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Last Update: 2018-07-18 Source: Research Headlines
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International cooperation key to Europe's energy security
EU-funded researchers are boosting energy cooperation between the EU and nearby countries to the south and east, advancing knowledge on integrating renewables into energy systems, as well as researching improvements in energy efficiency.
© MG #164641546, source: fotolia.com, 2018
EU-funded project DISKNET linked scientists across borders to develop ways to optimise energy distribution networks between the EU and its neighbouring countries. Project researchers came from the European Research Area in particular, Hungary, Greece and Croatia and from outside the EU Ukraine, Jordan and Morocco.
The project has had a strong influence on the international energy research community, attracting many participants to its successful training courses, seminars and workshops.
A sufficient and secure energy supply at an acceptable cost, creating a minimal impact on the environment, is crucial to the future of our society. DISKNET has advanced research in this direction, says project spokesperson Petar Varbanov from the Centre for Process Systems Engineering and Sustainability, Pázmány Péter Catholic University in Budapest, Hungary.
Energy efficiency and renewables
The project fostered long-term research collaboration on energy systems engineering and energy supply chains, with a focus on energy efficiency and renewable energy. Within the framework of the project researchers explored ways to cooperate with energy authorities, energy investors and other researchers.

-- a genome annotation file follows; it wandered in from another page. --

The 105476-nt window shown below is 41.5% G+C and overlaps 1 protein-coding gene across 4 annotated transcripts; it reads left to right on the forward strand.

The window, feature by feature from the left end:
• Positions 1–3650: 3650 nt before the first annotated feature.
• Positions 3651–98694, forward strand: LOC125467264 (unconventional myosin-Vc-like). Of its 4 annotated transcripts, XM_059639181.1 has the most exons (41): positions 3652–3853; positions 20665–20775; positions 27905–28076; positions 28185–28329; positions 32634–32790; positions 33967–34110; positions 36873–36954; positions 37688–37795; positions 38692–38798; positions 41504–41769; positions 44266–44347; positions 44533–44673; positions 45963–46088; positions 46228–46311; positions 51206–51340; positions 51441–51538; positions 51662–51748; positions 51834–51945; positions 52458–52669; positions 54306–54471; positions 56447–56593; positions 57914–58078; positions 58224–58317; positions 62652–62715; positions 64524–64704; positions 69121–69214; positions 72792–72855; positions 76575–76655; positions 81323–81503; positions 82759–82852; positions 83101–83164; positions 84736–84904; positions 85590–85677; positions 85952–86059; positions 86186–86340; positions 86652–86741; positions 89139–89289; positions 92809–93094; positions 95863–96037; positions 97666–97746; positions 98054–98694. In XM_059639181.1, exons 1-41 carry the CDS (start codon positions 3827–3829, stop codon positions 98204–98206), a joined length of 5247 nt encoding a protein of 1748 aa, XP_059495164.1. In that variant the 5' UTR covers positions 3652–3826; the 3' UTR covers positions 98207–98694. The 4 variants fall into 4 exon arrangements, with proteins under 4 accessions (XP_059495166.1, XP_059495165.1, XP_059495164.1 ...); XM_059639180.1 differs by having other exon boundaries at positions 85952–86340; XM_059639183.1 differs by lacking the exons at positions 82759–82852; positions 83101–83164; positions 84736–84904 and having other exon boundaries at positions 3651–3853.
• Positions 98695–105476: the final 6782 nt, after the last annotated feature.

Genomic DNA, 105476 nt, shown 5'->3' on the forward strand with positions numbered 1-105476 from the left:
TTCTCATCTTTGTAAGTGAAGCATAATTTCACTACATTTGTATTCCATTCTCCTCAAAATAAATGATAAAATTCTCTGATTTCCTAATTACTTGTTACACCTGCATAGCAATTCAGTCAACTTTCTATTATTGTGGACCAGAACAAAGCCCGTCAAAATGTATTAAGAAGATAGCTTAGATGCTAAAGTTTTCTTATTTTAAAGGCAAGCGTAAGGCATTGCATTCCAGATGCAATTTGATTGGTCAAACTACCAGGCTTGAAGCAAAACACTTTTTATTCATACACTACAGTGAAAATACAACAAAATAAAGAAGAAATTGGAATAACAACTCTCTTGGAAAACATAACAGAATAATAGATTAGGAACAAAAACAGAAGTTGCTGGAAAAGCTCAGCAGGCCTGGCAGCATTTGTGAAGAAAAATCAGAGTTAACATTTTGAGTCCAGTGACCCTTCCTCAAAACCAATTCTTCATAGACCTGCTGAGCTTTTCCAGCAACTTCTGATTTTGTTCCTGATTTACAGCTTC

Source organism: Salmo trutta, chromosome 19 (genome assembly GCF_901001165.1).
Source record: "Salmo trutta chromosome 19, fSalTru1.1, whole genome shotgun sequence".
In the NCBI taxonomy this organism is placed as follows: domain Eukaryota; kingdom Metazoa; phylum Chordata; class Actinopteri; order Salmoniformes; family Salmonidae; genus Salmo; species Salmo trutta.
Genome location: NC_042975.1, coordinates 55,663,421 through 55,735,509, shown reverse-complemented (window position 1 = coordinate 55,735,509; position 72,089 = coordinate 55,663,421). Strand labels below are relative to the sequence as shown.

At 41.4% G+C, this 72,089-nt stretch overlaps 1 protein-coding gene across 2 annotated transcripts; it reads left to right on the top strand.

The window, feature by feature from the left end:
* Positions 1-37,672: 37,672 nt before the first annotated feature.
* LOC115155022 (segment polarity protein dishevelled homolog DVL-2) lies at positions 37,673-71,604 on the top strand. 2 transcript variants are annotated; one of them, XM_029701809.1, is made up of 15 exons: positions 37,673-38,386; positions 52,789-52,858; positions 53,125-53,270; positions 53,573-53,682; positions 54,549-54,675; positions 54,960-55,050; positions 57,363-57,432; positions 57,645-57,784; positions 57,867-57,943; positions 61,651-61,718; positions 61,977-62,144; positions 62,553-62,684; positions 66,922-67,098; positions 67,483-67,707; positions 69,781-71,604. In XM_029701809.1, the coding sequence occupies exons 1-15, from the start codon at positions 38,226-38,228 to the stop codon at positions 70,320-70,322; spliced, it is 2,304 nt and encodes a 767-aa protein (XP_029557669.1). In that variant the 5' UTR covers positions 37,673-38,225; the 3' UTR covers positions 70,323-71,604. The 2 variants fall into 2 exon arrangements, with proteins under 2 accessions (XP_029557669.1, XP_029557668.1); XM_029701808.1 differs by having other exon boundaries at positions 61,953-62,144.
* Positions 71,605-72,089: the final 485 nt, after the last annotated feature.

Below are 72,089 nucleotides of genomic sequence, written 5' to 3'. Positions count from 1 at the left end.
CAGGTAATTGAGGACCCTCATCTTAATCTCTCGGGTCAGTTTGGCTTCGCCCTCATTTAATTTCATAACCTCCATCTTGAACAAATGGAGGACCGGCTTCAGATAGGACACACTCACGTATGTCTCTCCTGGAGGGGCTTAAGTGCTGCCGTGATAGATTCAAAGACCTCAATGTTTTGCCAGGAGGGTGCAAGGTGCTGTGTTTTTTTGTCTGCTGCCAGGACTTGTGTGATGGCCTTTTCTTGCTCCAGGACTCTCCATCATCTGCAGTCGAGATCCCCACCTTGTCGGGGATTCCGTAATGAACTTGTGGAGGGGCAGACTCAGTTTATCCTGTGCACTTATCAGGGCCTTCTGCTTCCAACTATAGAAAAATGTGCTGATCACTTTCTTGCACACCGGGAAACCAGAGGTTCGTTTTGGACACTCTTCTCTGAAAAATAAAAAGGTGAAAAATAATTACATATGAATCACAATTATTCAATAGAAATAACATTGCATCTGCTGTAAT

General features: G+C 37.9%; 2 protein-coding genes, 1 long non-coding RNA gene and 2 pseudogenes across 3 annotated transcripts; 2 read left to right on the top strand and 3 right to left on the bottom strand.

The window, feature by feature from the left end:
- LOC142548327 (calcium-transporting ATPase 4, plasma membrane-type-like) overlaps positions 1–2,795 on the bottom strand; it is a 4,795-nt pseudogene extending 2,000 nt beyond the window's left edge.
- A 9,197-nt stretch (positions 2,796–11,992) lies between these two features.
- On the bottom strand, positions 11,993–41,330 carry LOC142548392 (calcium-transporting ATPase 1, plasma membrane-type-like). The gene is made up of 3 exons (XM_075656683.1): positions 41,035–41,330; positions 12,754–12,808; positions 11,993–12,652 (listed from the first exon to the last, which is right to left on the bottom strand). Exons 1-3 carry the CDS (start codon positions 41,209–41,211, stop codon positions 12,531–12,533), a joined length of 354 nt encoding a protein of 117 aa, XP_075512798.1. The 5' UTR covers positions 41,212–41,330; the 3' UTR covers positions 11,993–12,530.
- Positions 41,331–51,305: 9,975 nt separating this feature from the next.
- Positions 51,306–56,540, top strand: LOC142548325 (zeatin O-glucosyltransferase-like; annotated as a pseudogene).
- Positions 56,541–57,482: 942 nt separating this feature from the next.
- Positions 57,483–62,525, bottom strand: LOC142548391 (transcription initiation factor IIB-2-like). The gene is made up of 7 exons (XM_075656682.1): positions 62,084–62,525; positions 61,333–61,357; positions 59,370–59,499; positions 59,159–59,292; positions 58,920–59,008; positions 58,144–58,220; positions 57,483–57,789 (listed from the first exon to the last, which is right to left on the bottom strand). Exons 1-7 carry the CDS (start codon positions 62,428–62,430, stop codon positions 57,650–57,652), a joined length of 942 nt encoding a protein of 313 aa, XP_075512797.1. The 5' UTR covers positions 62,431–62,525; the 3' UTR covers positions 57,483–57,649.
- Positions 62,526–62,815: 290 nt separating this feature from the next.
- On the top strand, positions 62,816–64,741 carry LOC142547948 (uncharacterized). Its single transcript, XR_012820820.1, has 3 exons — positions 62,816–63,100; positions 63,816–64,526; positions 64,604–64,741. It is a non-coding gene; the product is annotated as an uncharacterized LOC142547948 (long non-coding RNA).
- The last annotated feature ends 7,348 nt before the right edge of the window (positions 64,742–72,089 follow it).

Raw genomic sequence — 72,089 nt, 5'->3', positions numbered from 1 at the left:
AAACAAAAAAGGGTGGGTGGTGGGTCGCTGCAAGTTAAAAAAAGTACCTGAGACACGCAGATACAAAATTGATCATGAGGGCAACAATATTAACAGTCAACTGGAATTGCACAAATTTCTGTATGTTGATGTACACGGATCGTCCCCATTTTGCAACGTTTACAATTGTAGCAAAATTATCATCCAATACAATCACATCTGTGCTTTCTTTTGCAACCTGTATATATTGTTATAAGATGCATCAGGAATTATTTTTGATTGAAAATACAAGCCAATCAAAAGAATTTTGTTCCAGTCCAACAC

Their research included ways to incorporate geothermal energy into energy systems, developing desalination plants powered by renewable energy, advancing wind and solar power, as well as investigating how to reuse waste heat from industry in an efficient way.
The DISKNET team also evaluated the environmental impact of the energy system and how to get the most from renewable energy. They explored links between energy and water supply systems, carbon capture and storage, energy demand-side management and regional energy system planning.
Hybrid electricity generation
In one research area scientists developed theoretical models of hybrid electricity-generation systems that integrate photovoltaic panels, wind turbines and energy storage units. Data used by the system includes hourly wind speeds, solar radiation levels and energy demand. The algorithm developed by researchers was demonstrated in Oujda City in Morocco to show how solar, wind and energy storage could be integrated into the energy system at minimal cost.
Moreover, scientists also developed a new approach to modelling energy flows in complex energy systems integrated with water-supply systems. These include renewable energy sources, desalination plants, conventional power plants and sea-water storage which stores energy. The model demonstrated how to keep excess energy supply to a minimum while ensuring the highest possible share of renewables in the overall energy mix.
The model was tested in a hypothetical case in Jordan based on the countrys wind and solar-power capacities and sea-water storage facilities. Results demonstrated that the energy management techniques proposed by the model could reduce the production of wasted energy by 80 % and increase the share of renewables in the supply mix by more than 5 %.
Our project was based on theoretical and computational research. As a result, we have published many scientific articles, says Varbanov.
During the project's lifetime, more than 46 researchers, both experienced and at the start of their career, were funded under the EUs Marie Skłodowska-Curie actions programme which allowed them to exchange and transfer knowledge within this specific trans-regional partnership. DISKNET partners continue to collaborate and are committed to prove sustainability of this EU-funded project with high societal impact.